It’s funny when he says he’ll give me a shot. He’s got it all wrong. I give him a shot when I feel like it. I’m the champion. He’s been on TV six or seven times, and that’s when I told him to fight, and his team was quiet. Tell him to get in the rankings, and then we’ll talk about it.
BoxingScene.com: Another fighter in your division you’ve wanted to fight is Carlos Molina, but he’s now signed for Jan. 28 against James Kirkland.
Trout: Speaking of Molina, Lara did lose to Molina on ESPN. For the record, maybe he should beat Molina first before I look his way. Molina deserves a shot before he does.
BoxingScene.com: Kirkland bounced back from a shocking loss to Nobuhiro Ishida, and once upon a time, you were supposed to fight him for the interim WBA title. What happened there?
Trout: I was the mandatory for Ishida for a year, but Rigoberto [Alvarez] got to fight him first. I was supposed to get him first. I beat up Rigoberto, and then Ishida beat up on Kirkland. Now Kirkland is the money man, and I get no credit. Anyway, I’d like to fast forward and get Kirkland now. I definitely think I can knock him out.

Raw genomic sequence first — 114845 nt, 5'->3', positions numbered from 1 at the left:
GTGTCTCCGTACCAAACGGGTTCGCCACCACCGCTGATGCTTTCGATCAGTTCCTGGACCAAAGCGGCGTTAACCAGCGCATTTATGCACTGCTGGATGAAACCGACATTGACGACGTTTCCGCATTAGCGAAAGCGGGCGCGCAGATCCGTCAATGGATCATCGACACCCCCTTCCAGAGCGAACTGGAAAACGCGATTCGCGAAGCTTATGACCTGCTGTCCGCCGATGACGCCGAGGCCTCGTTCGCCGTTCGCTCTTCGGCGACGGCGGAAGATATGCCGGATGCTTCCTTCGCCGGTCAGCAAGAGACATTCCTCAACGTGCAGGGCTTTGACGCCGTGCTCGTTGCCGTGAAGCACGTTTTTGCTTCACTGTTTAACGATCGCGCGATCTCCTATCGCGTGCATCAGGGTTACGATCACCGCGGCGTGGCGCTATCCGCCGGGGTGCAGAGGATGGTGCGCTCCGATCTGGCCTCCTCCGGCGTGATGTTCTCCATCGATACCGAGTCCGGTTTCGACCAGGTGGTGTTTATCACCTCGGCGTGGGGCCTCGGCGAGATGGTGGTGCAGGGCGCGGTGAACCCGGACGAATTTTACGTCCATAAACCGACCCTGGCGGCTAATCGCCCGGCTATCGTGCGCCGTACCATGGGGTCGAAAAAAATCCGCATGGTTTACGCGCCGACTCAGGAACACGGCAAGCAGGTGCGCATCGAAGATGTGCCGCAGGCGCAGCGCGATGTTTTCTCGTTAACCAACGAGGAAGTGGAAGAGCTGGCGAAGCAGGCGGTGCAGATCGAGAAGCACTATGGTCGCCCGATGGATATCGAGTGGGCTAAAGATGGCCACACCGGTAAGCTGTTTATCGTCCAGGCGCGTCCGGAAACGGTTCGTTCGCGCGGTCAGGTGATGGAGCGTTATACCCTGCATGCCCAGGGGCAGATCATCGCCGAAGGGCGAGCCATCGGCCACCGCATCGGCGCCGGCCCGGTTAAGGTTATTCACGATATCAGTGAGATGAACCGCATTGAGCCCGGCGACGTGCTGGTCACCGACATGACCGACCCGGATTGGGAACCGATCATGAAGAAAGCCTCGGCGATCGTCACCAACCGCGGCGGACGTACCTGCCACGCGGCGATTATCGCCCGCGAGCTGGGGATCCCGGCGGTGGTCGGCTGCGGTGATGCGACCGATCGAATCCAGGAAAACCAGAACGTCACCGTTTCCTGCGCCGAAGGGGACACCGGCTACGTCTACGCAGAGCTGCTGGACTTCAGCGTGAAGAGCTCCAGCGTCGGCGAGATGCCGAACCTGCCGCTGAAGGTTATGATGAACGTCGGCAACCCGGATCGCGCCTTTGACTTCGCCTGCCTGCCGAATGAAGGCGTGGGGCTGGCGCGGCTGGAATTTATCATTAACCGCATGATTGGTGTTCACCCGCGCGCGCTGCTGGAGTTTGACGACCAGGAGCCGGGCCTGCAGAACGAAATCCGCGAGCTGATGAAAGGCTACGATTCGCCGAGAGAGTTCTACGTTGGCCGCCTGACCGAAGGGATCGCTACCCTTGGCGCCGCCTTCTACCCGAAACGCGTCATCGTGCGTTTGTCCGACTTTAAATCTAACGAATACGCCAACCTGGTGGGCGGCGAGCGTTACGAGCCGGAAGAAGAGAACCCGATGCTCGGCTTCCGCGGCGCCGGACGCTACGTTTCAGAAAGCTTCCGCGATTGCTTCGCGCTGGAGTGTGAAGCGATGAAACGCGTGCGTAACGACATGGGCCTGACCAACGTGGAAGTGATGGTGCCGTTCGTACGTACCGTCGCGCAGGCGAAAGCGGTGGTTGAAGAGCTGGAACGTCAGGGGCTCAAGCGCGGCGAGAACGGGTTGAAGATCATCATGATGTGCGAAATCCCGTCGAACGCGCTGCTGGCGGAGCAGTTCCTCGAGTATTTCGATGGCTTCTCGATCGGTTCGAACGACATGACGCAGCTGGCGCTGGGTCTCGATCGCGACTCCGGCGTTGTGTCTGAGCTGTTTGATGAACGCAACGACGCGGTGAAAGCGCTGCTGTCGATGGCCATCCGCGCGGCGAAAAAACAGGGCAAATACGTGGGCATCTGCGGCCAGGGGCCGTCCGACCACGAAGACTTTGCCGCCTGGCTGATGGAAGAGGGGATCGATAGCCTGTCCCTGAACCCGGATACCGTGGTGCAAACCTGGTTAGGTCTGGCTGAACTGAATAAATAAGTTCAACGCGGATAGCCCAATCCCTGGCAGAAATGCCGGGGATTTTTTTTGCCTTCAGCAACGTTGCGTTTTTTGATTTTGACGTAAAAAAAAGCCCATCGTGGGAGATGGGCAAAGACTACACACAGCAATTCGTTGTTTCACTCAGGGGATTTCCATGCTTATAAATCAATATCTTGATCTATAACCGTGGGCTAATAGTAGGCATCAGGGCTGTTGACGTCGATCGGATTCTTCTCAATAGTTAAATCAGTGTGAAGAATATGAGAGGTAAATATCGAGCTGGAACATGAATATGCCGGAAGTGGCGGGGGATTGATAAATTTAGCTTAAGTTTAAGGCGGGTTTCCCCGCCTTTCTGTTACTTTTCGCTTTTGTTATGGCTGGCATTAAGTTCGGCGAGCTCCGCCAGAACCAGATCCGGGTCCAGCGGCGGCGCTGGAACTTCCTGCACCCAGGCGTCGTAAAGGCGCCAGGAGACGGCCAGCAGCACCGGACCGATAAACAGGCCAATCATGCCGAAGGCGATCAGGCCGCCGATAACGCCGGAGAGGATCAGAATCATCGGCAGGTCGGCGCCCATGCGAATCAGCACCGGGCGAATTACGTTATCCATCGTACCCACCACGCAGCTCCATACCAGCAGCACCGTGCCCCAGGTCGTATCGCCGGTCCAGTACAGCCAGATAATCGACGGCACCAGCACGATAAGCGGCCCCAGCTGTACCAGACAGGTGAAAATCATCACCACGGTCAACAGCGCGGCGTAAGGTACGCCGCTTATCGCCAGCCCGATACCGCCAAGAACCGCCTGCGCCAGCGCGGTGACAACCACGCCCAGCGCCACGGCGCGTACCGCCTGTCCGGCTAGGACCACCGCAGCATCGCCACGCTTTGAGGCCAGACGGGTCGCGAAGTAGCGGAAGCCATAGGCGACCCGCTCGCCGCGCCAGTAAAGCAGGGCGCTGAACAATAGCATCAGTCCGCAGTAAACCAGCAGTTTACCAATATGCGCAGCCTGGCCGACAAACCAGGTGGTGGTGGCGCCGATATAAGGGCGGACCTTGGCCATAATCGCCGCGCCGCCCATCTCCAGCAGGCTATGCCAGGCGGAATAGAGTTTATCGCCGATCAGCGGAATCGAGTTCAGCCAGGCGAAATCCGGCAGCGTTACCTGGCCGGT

BoxingScene.com: Right, but he’s tied up with Molina now.
Trout: That was supposed to be me and Kirkland on the 28th, but I don’t knock his career choice. He wants to stay undefeated a little longer. Molina’s tough though. He’s got the heart, but I don’t know if he has the power to keep Kirkland off him.
BoxingScene.com: Of course, any discussion that involves you must involve Saul “Canelo” Alvarez, the WBC champ who called you out for a unification fight when you beat Rigoberto, his brother. Has it gone past that stage at all, and do you want that fight?